Tory says the 53-kilometre, 22-stop route could be completed in seven years — 10 years before any underground alternative, although his timeline has been questioned. He'd also move forward with the Scarborough subway extension.
Big ideas. But how do we pay for them?
One of Rob Ford's enduring legacies is an abiding sense that City Hall is a kingdom of waste and inefficiency with a permanent hand in Torontonians' pockets.
The Fordian "gravy train" has an intuitive, get-back-at-someone appeal; Toronto is an expensive and often frustrating city to live in. It's easy to have the sense you don't get much for your money. But is it true?
In the dog days of August, a report from the Munk School's Institute on Municipal Finance and Governance found essentially that Ford's gravy train had never really been in the station.
Toronto's property tax revenues have been growing slower than the rate of inflation since 2000 and are actually lower than many Ontario municipalities.
The city has a modest level of debt, and there are few areas where its finances are fatty. The authors' conclusion is that Toronto actually has a revenue problem, especially if it wants to deal with its fraying infrastructure, let alone build for the future.
In the Rob Ford paradigm, even more so than a typical campaign, talk of new tax revenue is like drinking a vial of hemlock. It's an aversion that has even spread to a former NDP MP.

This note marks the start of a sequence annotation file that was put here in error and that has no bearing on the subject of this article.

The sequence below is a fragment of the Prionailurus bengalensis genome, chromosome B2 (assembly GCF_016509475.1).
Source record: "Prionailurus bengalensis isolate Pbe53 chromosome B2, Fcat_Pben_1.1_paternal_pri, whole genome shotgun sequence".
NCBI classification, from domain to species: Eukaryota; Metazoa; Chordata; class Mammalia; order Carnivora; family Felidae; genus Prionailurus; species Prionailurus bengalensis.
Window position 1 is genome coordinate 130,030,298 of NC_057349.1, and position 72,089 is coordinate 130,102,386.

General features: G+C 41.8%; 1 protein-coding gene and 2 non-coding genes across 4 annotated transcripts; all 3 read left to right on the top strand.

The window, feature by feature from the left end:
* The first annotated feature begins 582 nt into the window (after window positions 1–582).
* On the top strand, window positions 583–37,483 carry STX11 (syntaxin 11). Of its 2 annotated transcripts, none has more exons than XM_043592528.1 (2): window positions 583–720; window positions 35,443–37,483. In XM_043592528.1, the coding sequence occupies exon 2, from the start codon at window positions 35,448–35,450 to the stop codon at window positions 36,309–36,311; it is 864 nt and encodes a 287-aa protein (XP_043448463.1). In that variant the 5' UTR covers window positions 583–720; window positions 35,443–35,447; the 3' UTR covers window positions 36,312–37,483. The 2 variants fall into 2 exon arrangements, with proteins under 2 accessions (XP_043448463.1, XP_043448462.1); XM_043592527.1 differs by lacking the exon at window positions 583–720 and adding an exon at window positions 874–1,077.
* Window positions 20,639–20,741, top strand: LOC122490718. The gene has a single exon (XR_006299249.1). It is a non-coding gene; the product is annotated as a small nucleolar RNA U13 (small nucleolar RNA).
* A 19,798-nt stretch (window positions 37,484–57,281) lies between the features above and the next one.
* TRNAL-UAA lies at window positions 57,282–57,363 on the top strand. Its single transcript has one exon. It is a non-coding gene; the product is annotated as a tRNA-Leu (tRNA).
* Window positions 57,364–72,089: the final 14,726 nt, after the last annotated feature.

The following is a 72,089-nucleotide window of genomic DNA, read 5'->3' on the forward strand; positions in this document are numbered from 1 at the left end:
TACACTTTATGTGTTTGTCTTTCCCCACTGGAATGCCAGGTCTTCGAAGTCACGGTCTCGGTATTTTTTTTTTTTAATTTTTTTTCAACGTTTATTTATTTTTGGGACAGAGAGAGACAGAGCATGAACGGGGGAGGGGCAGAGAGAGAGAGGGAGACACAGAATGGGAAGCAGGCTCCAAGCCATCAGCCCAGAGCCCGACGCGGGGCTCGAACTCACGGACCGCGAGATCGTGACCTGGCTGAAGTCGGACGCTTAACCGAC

Early in the campaign, Chow called Ford's Scarborough subway plan a "billion-dollar, 30-year tax hike," and vowed to keep property taxes "around" the rate of inflation (although she has since proposed transit funding that might break this pledge).
John Tory wants property taxes to remain either at or below inflation, while Ford says below.
As for road tolls and local sales taxes — or other tools often used by municipalities and higher orders of government to finance city building — the candidates are doing conceptual somersaults to avoid talking about them.
Ford's subway proposal promises taxpayers they won't feel a thing (conveniently forgetting tax levies for the Scarborough extension). He says that a smorgasbord of speculative finance can pay the bills.
Tory's $8 billion SmartTrack has been criticized for offering a sort of financial Field of Dreams, premised on the idea that if we just build it, the money will come.
The system is called tax increment financing (TIF); the city borrows money for its portion ($2.5 billion) and then pays the loan back with the notional extra taxes brought in from rising property values along the rail line.
It's a neat idea. It's also never been done in Canada so ambitiously.
In New York City, a subway extension is being partly funded this way, but so far the financial windfalls have fallen short, according to reports.
Chow's bus plan comes with a comparatively modest $15-million annual price tag. And while she's said she would devote a property tax increase similar to the one levied for the Scarborough subway - which she'd cancel - towards transit, she too has shied from specific talk of new revenues. UntilTuesday.
Perhaps inspired by recent polls to reconsider her run down the fiscal middle, Chow announced she'd raise $20 million annually by increasing the Land Transfer Tax on homes sold for more than $2 million. She would put the money towards school nutrition programs, buses, and studies for the downtown relief line – because there’s no such thing as a free breakfast.
Yesterday, Chow even told the CBC's Matt Galloway that Toronto has a revenue problem. Will a return to her "progressive" roots reshape the geography of this campaign and create space for new debate? It's an open question as we enter the final stretch.
Only one prominent current candidate — David Soknacki — has been consistently candid about Toronto's desperate need for a new financial toolbox. He's currently in fourth place, and must decide whether to drop out completely.